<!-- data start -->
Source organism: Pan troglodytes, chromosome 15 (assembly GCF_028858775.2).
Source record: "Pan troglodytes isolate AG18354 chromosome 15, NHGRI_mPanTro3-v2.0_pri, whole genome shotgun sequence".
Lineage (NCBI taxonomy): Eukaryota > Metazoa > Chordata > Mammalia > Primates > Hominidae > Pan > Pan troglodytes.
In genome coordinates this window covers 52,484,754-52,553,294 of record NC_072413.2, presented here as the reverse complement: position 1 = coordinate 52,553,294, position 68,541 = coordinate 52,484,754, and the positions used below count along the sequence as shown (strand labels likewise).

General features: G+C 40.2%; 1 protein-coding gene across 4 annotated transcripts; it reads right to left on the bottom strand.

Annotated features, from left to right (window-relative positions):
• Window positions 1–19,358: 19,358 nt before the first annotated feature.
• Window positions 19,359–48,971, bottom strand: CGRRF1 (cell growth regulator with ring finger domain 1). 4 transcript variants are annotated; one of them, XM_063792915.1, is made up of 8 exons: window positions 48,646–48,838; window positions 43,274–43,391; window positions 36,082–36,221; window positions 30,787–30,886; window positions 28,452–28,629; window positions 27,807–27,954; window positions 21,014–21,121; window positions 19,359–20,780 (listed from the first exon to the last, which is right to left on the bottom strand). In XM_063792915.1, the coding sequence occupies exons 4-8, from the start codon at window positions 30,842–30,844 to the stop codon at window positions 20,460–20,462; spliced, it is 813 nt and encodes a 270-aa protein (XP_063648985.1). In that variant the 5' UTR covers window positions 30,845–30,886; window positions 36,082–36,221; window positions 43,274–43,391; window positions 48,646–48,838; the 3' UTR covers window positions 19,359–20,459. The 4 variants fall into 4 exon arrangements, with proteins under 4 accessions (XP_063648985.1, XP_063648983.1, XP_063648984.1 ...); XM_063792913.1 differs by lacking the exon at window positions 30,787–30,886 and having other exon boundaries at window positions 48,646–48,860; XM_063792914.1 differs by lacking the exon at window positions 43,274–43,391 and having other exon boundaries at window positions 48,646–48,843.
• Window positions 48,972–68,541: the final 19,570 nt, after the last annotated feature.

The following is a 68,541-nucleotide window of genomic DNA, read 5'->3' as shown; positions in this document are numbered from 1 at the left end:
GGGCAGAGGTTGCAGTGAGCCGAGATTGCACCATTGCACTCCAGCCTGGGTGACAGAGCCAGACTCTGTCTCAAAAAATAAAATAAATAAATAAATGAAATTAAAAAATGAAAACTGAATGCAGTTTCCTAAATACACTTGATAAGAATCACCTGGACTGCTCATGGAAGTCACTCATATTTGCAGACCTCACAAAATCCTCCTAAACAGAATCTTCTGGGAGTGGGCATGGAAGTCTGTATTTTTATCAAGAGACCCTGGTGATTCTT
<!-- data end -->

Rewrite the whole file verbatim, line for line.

Source organism: Pan troglodytes, chromosome 15 (assembly GCF_028858775.2).
Source record: "Pan troglodytes isolate AG18354 chromosome 15, NHGRI_mPanTro3-v2.0_pri, whole genome shotgun sequence".
Lineage (NCBI taxonomy): Eukaryota > Metazoa > Chordata > Mammalia > Primates > Hominidae > Pan > Pan troglodytes.
In genome coordinates this window covers 52,484,754-52,553,294 of record NC_072413.2, presented here as the reverse complement: position 1 = coordinate 52,553,294, position 68,541 = coordinate 52,484,754, and the positions used below count along the sequence as shown (strand labels likewise).

General features: G+C 40.2%; 1 protein-coding gene across 4 annotated transcripts; it reads right to left on the bottom strand.

Annotated features, from left to right (window-relative positions):
• Window positions 1–19,358: 19,358 nt before the first annotated feature.
• Window positions 19,359–48,971, bottom strand: CGRRF1 (cell growth regulator with ring finger domain 1). 4 transcript variants are annotated; one of them, XM_063792915.1, is made up of 8 exons: window positions 48,646–48,838; window positions 43,274–43,391; window positions 36,082–36,221; window positions 30,787–30,886; window positions 28,452–28,629; window positions 27,807–27,954; window positions 21,014–21,121; window positions 19,359–20,780 (listed from the first exon to the last, which is right to left on the bottom strand). In XM_063792915.1, the coding sequence occupies exons 4-8, from the start codon at window positions 30,842–30,844 to the stop codon at window positions 20,460–20,462; spliced, it is 813 nt and encodes a 270-aa protein (XP_063648985.1). In that variant the 5' UTR covers window positions 30,845–30,886; window positions 36,082–36,221; window positions 43,274–43,391; window positions 48,646–48,838; the 3' UTR covers window positions 19,359–20,459. The 4 variants fall into 4 exon arrangements, with proteins under 4 accessions (XP_063648985.1, XP_063648983.1, XP_063648984.1 ...); XM_063792913.1 differs by lacking the exon at window positions 30,787–30,886 and having other exon boundaries at window positions 48,646–48,860; XM_063792914.1 differs by lacking the exon at window positions 43,274–43,391 and having other exon boundaries at window positions 48,646–48,843.
• Window positions 48,972–68,541: the final 19,570 nt, after the last annotated feature.

The following is a 68,541-nucleotide window of genomic DNA, read 5'->3' as shown; positions in this document are numbered from 1 at the left end:
GGGCAGAGGTTGCAGTGAGCCGAGATTGCACCATTGCACTCCAGCCTGGGTGACAGAGCCAGACTCTGTCTCAAAAAATAAAATAAATAAATAAATGAAATTAAAAAATGAAAACTGAATGCAGTTTCCTAAATACACTTGATAAGAATCACCTGGACTGCTCATGGAAGTCACTCATATTTGCAGACCTCACAAAATCCTCCTAAACAGAATCTTCTGGGAGTGGGCATGGAAGTCTGTATTTTTATCAAGAGACCCTGGTGATTCTT